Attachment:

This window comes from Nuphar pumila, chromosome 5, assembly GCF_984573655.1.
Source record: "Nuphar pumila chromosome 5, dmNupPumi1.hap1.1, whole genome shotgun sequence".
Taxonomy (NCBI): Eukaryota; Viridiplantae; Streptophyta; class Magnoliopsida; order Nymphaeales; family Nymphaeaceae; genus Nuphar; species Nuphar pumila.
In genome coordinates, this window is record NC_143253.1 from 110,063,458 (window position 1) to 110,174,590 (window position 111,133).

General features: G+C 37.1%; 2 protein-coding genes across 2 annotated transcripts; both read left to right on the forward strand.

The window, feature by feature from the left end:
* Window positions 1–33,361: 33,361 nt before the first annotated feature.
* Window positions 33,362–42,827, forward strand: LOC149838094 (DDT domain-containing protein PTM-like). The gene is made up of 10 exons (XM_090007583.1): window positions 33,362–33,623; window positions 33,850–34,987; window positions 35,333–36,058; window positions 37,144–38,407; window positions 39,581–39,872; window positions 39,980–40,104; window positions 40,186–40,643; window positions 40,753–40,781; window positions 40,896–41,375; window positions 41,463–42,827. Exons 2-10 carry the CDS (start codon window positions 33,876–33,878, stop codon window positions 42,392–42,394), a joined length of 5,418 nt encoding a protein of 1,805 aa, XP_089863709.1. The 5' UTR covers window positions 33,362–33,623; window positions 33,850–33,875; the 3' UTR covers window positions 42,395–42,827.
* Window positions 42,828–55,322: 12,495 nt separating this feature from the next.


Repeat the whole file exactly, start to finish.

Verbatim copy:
This window comes from Nuphar pumila, chromosome 5, assembly GCF_984573655.1.
Source record: "Nuphar pumila chromosome 5, dmNupPumi1.hap1.1, whole genome shotgun sequence".
Taxonomy (NCBI): Eukaryota; Viridiplantae; Streptophyta; class Magnoliopsida; order Nymphaeales; family Nymphaeaceae; genus Nuphar; species Nuphar pumila.
In genome coordinates, this window is record NC_143253.1 from 110,063,458 (window position 1) to 110,174,590 (window position 111,133).

General features: G+C 37.1%; 2 protein-coding genes across 2 annotated transcripts; both read left to right on the forward strand.

The window, feature by feature from the left end:
* Window positions 1–33,361: 33,361 nt before the first annotated feature.
* Window positions 33,362–42,827, forward strand: LOC149838094 (DDT domain-containing protein PTM-like). The gene is made up of 10 exons (XM_090007583.1): window positions 33,362–33,623; window positions 33,850–34,987; window positions 35,333–36,058; window positions 37,144–38,407; window positions 39,581–39,872; window positions 39,980–40,104; window positions 40,186–40,643; window positions 40,753–40,781; window positions 40,896–41,375; window positions 41,463–42,827. Exons 2-10 carry the CDS (start codon window positions 33,876–33,878, stop codon window positions 42,392–42,394), a joined length of 5,418 nt encoding a protein of 1,805 aa, XP_089863709.1. The 5' UTR covers window positions 33,362–33,623; window positions 33,850–33,875; the 3' UTR covers window positions 42,395–42,827.
* Window positions 42,828–55,322: 12,495 nt separating this feature from the next.